Auction offers document for coinage production signed by Sir Isaac Newton

Famous scientist oversaw issue of 1717 ‘dump’ halfpence, farthings
By , Coin World
Published : 07/15/15
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When a coinage shorted caused the king to approve new copper coinage in 1717, Sir Isaac Newton was tasked with overseeing its production. 

A document signed by Newton, paying for the striking of the 1717 “dump” half pence coins, highlights RR Auction’ forthcoming online auction. 

The auction goes online on July 24 and ends Aug. 12.

With the document, Newton paid for the coinage requested by King George I. 

On the recommendation of his friend Charles Montagu, Chancellor of the Exchequer, the famous English physicist, mathematician, and astronomer Newton (1643 to 1727) was appointed Warden of the Mint in 1696 and undertook the office of Master of the Mint the next year, a position he would hold for the last 30 years of his life. 

During the late 1690s so many copper halfpence and farthings were minted that they did not need to be produced under Queen Anne, whose reign lasted from 1701 to 1714. 

But a shortage was inevitable, and King George I issued a royal warrant in 1717 to introduce new copper coinage.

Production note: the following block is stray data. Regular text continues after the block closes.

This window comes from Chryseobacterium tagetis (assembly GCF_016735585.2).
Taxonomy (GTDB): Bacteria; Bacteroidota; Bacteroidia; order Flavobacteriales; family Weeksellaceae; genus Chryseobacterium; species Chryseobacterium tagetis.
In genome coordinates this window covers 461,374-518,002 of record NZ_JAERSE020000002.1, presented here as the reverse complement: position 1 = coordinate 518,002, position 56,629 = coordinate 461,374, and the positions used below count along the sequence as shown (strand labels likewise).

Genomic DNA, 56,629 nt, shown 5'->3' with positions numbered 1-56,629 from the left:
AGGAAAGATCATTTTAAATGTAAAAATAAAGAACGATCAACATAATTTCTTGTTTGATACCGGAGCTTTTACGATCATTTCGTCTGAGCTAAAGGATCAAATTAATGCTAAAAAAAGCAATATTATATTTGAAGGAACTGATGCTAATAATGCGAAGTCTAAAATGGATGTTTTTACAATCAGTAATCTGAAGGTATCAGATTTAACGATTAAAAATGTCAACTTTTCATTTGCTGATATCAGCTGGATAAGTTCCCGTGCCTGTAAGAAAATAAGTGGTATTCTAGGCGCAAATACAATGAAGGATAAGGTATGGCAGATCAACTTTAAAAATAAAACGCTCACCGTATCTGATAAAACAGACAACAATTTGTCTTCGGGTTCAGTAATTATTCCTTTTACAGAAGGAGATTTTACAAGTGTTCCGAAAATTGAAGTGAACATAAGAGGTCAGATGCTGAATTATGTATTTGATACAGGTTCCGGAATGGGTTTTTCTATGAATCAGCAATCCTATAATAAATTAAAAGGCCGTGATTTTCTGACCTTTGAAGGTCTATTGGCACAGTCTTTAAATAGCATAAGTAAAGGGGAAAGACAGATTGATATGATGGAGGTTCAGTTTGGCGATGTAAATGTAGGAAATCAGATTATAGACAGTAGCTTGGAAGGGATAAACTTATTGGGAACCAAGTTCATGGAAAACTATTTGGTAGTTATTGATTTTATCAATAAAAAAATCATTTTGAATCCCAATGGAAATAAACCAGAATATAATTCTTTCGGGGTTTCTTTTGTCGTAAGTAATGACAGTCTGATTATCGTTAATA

The Aug. 14, 1717, document in the auction funded the “Coynage of Copper Half pence and farthings." It is signed on the front by several officials to approve the document and signed on the back by Newton (“Is. Newton”) to confirm receipt of the funds on Sept. 4, 1717.

Newton oversaw the production of the coins, which weighed the same as those previously struck but were smaller in diameter and thicker than the earlier issues; this allowed a deeper strike for finer relief. 

The halfpence coins were minted for just two years and returned to the larger size in 1719, when they were also slightly reduced in weight due to the rising cost of copper. 

Farthing “dump” coinage was also produced for circulation, in 1717 only.

The document measures 9.25 inches wide and 14.5 inches tall.

It has “intersecting folds with small repairs to edge separations, scattered foxing and soiling, and some show-through from writing to opposing sides,” but is otherwise in Fine condition, according to the firm. “Any autographic material from Newton is exceedingly rare, with this being an especially remarkable example given its important numismatic content.”

The document has a presale estimate of $25,000 to $30,000.

To learn more about the auction, visit the firm’s website.

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